“We left Gowrie for Grand Junction just at dark in a two-horse sleigh. It was a clear, cold, frosty night. But


with buffalo robes and blankets we managed to keep ourselves fairly comfortable. There was in the party a gentleman by the name of McIntyre, from Dakota. He was a Baptist minister and a very intelligent man. After getting on the road, the conversation turned upon the dreary situation of the settlers, in their lonely cabins, away on the prairies of Northwestern Iowa and Dakota, shut in by impassable snow-banks, with the fierce wind howling around them; without sufficient clothing to protect them from the frost, and many of them lacking even the coarsest necessities in the way of food. General Baker gave vent to his overflowing sympathies; and then McIntyre broke in a repeated the entire chapter fro Longfellow’s ‘Hiawatha’ describing the ‘Famine’. The sad refrain of that beautiful song as it rang out upon the frosty air, lingers in my memory to this day.”


Before the grasshopper had disappeared, a tinier enemy than he had appeared to vex the wheat growers of Northwestern Iowa. The tiny, ill-smelling chinch bug was not so much in evidence as the greater and more portentous grasshopper, but he was just as destructive tot he grain. The soil had been exhausted and sapped of its nitrogen by uninterrupted croppings of wheat (except for the protests of the grasshoppers) and the result was that the plants were powerless to resist the ravages of this new enemy insect. They were at their worst, or at the height of their destructive powers in 1879 and 1880. Fresh fields of green would look in a few days as if they had been scorched by an invisible fire, and when there was no wheat to devour they attacked the green corn. The invasion of the chinch bug, almost in the shadow of the departing grasshoppers, put the finishing touch to all the aspirations of Northwestern Iowa to become a wheat-raising region; and the result was to her great advantage. Agriculturally, it then commenced its all-around development; all its golden eggs were no longer hidden in its fields of wheat, which had proven to be the tender and favorite fruit of the grasshopper and the chinch bug.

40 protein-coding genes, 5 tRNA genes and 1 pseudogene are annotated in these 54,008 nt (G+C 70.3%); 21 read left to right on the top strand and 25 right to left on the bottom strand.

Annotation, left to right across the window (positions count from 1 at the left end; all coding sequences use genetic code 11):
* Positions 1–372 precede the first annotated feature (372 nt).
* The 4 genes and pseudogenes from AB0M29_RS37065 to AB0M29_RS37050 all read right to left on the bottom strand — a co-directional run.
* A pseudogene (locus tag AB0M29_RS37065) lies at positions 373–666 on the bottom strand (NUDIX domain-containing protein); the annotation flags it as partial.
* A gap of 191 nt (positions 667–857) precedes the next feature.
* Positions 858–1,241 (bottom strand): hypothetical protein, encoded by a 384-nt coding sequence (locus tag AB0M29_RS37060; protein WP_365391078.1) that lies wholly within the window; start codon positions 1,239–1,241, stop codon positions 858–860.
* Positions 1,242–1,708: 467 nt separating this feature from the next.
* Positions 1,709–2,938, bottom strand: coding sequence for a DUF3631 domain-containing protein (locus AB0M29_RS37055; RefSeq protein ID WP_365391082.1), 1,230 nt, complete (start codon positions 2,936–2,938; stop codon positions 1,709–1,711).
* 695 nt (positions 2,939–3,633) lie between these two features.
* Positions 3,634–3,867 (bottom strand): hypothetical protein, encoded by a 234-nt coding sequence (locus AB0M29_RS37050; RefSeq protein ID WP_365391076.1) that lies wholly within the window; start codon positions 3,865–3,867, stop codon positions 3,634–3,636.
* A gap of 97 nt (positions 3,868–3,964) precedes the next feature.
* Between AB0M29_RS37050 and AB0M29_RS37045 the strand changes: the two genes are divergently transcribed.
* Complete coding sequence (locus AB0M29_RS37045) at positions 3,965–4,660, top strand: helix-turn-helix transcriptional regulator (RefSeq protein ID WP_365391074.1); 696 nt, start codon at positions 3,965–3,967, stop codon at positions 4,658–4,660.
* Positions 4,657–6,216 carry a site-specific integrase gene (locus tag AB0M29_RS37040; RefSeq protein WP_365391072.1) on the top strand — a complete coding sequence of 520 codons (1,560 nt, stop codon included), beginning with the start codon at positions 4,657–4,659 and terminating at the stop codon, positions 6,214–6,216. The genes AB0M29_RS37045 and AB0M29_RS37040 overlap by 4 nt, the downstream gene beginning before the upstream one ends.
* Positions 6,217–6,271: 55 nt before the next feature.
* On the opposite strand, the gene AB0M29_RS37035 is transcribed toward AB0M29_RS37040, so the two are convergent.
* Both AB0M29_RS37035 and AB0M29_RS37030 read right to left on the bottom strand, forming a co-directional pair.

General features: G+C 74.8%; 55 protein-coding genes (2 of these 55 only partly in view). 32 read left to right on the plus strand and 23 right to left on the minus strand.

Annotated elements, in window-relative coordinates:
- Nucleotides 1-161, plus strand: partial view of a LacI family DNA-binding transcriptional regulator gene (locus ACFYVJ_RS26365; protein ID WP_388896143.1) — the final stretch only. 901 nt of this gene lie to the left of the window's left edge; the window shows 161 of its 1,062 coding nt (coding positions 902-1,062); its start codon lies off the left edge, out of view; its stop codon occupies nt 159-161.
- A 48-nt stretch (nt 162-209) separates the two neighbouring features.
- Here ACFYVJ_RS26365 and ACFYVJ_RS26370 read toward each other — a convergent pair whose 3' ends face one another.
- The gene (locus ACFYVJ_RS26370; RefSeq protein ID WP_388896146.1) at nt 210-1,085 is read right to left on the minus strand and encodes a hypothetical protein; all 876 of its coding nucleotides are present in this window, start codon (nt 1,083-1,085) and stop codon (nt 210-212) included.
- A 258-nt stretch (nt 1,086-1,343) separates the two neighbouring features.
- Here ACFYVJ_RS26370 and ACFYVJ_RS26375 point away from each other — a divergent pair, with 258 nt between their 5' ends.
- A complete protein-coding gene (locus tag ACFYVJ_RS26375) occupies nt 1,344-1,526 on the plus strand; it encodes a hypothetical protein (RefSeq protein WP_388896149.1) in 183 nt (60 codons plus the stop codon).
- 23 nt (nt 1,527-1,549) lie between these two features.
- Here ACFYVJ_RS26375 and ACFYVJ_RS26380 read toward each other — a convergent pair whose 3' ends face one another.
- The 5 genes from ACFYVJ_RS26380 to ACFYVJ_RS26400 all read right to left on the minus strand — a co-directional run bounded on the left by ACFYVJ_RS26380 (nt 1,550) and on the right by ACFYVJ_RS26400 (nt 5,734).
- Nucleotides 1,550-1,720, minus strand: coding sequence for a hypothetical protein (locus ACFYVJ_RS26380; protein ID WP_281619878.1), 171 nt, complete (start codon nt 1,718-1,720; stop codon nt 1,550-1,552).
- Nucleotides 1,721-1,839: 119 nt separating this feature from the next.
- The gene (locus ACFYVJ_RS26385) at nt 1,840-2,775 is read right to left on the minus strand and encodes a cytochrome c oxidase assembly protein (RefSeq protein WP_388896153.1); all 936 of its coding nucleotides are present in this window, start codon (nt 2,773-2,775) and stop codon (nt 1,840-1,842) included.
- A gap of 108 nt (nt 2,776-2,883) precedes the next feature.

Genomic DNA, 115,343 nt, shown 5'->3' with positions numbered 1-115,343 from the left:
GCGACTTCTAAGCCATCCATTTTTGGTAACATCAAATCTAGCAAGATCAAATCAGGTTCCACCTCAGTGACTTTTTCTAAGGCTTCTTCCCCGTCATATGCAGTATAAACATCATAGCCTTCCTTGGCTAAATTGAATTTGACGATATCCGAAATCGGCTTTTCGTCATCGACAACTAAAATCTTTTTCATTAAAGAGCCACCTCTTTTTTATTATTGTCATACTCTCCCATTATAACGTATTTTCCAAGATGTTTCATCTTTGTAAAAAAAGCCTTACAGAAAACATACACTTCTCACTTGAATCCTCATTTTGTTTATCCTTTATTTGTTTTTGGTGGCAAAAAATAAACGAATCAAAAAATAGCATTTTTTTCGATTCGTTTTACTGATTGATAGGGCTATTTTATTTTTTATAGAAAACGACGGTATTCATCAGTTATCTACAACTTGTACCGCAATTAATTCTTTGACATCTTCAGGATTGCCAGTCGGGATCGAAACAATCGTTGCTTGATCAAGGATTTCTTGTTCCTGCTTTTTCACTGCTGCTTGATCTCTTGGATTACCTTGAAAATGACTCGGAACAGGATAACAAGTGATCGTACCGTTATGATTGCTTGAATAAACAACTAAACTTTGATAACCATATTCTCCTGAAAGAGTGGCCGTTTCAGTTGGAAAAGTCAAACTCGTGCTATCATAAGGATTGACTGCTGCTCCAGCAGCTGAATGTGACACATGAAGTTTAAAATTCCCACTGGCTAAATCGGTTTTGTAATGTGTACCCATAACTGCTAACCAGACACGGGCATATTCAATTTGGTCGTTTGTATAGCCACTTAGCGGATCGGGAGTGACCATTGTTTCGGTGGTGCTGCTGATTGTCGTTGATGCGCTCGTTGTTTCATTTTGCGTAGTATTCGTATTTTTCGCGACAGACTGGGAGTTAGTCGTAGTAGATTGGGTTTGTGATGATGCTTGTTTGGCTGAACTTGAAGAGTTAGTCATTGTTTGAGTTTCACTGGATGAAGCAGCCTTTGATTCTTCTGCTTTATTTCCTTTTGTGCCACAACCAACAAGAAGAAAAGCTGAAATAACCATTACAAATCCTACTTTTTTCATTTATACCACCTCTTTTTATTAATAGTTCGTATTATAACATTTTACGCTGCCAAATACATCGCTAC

This was the time when thousands began to leave Iowa, and Cyrenus Cole, in his “History of the People of Iowa,” thus describes the reaction, which was moulding the modern agriculture of the State, so staunchly illustrated by Northwestern Iowa: “For them the land of hope was across the Missouri River, or at least across the Big Sioux. In them, the ancient and honorable spirit of the movers was revived. If wheat could not be grown in Iowa, they would go where wheat could be grown. They were wheat farmers, and they did not want to be any other kind of farmers. Kansas and Nebraska and the Dakotas beckoned to them and the wanderlust of their ancestors was re-expressed in a later ‘Westward Ho.’ By 1881, when it was mostly Dakota-ward, the movement had ‘become an exodus, a stampede. Hardly anything else was talked about. Every man who could sell out had gone West or was going.’ (Hamlin Garland in ‘A Son of the Middle Border.’)

“Newspapers which did not want to see their subscription list depleted, and those who loved Iowa, pleaded for the people not to go. They drew woeful pictures of droughts on the plains and of blizzards in the Dakota. The Farmers’ Institutes pleaded for diversified farming. The mistake had been made in growing nothing but wheat in certain sections of the State. With the coming of the chinch bugs and the departure of the wheat growers, the flouring mills began to suffer. Up tot hat time, every town had maintained its own mill and many towns had more than one mill. But soon the swallows began to build their nests in the smokeless chimneys, and refuse and water-plants filled up the ponds that had fed the mill wheels.

“There was a depression, but the places that had been vacated were soon filled by others; and the others were apt to be foreigners, men who were willing to begin all over again. The racial elements of many communities were wholly changed. It was the Yankees who had moved out. The newcomers were not only willing to begin over, but they adopted new ways and new methods. They made Iowa what nature had made it, a grassland again. They sowed tame grasses


and fenced them in with barbed wire. They did not depend on the increase of their herds as expressed in calves, but they milked the cows and began to make butter and cheese. The older settlers had not believed that the clovers could be grown in Iowa, even after what they called the ‘Indian’ had been taken out of the prairies - that is to say, the tang of the wild grasses. There were still men who believed that what never had been done, never could be done, and some of them were willing to spend their time to prove it. Strange is the tenacity of prejudice and error, and persistent the atavism of reaction. But the clover grew, the re clover and the white clover, and the milk began to flow into the pail of prosperity. It was a double prosperity, for the clovers enriched the lands that bore them.